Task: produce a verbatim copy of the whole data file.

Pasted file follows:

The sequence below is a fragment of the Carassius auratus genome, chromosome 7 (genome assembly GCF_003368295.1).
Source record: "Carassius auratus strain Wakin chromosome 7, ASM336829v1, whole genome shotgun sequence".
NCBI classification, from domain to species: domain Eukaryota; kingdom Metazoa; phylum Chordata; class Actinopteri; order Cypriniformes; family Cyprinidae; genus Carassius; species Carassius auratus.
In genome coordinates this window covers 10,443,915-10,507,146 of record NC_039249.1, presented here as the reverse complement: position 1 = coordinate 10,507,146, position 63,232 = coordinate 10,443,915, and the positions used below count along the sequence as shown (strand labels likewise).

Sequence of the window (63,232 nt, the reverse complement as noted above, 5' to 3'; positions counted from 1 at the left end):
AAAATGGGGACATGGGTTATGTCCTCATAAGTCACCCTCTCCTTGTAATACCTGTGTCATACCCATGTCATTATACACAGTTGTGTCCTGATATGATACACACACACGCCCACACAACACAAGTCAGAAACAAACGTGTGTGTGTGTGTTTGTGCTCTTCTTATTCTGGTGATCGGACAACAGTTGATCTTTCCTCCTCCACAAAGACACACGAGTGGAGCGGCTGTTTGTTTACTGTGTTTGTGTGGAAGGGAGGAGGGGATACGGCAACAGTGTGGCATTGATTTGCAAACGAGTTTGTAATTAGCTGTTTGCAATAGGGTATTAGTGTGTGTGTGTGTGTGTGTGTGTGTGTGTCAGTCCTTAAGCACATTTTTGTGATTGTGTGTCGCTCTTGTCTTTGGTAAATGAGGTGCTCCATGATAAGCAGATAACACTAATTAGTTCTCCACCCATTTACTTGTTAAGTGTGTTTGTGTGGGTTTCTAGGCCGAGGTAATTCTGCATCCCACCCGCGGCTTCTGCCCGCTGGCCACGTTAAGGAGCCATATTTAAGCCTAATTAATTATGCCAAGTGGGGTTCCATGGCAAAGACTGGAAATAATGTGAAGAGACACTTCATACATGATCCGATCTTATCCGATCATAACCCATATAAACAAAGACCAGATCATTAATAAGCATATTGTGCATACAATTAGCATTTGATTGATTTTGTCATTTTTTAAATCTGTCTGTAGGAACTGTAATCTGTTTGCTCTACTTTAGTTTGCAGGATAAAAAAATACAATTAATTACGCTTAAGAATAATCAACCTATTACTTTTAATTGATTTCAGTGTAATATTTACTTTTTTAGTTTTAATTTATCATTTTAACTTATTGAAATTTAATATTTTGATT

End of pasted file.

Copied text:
The sequence below is a fragment of the Carassius auratus genome, chromosome 7 (genome assembly GCF_003368295.1).
Source record: "Carassius auratus strain Wakin chromosome 7, ASM336829v1, whole genome shotgun sequence".
NCBI classification, from domain to species: domain Eukaryota; kingdom Metazoa; phylum Chordata; class Actinopteri; order Cypriniformes; family Cyprinidae; genus Carassius; species Carassius auratus.
In genome coordinates this window covers 10,443,915-10,507,146 of record NC_039249.1, presented here as the reverse complement: position 1 = coordinate 10,507,146, position 63,232 = coordinate 10,443,915, and the positions used below count along the sequence as shown (strand labels likewise).

Sequence of the window (63,232 nt, the reverse complement as noted above, 5' to 3'; positions counted from 1 at the left end):
AAAATGGGGACATGGGTTATGTCCTCATAAGTCACCCTCTCCTTGTAATACCTGTGTCATACCCATGTCATTATACACAGTTGTGTCCTGATATGATACACACACACGCCCACACAACACAAGTCAGAAACAAACGTGTGTGTGTGTGTTTGTGCTCTTCTTATTCTGGTGATCGGACAACAGTTGATCTTTCCTCCTCCACAAAGACACACGAGTGGAGCGGCTGTTTGTTTACTGTGTTTGTGTGGAAGGGAGGAGGGGATACGGCAACAGTGTGGCATTGATTTGCAAACGAGTTTGTAATTAGCTGTTTGCAATAGGGTATTAGTGTGTGTGTGTGTGTGTGTGTGTGTGTGTCAGTCCTTAAGCACATTTTTGTGATTGTGTGTCGCTCTTGTCTTTGGTAAATGAGGTGCTCCATGATAAGCAGATAACACTAATTAGTTCTCCACCCATTTACTTGTTAAGTGTGTTTGTGTGGGTTTCTAGGCCGAGGTAATTCTGCATCCCACCCGCGGCTTCTGCCCGCTGGCCACGTTAAGGAGCCATATTTAAGCCTAATTAATTATGCCAAGTGGGGTTCCATGGCAAAGACTGGAAATAATGTGAAGAGACACTTCATACATGATCCGATCTTATCCGATCATAACCCATATAAACAAAGACCAGATCATTAATAAGCATATTGTGCATACAATTAGCATTTGATTGATTTTGTCATTTTTTAAATCTGTCTGTAGGAACTGTAATCTGTTTGCTCTACTTTAGTTTGCAGGATAAAAAAATACAATTAATTACGCTTAAGAATAATCAACCTATTACTTTTAATTGATTTCAGTGTAATATTTACTTTTTTAGTTTTAATTTATCATTTTAACTTATTGAAATTTAATATTTTGATT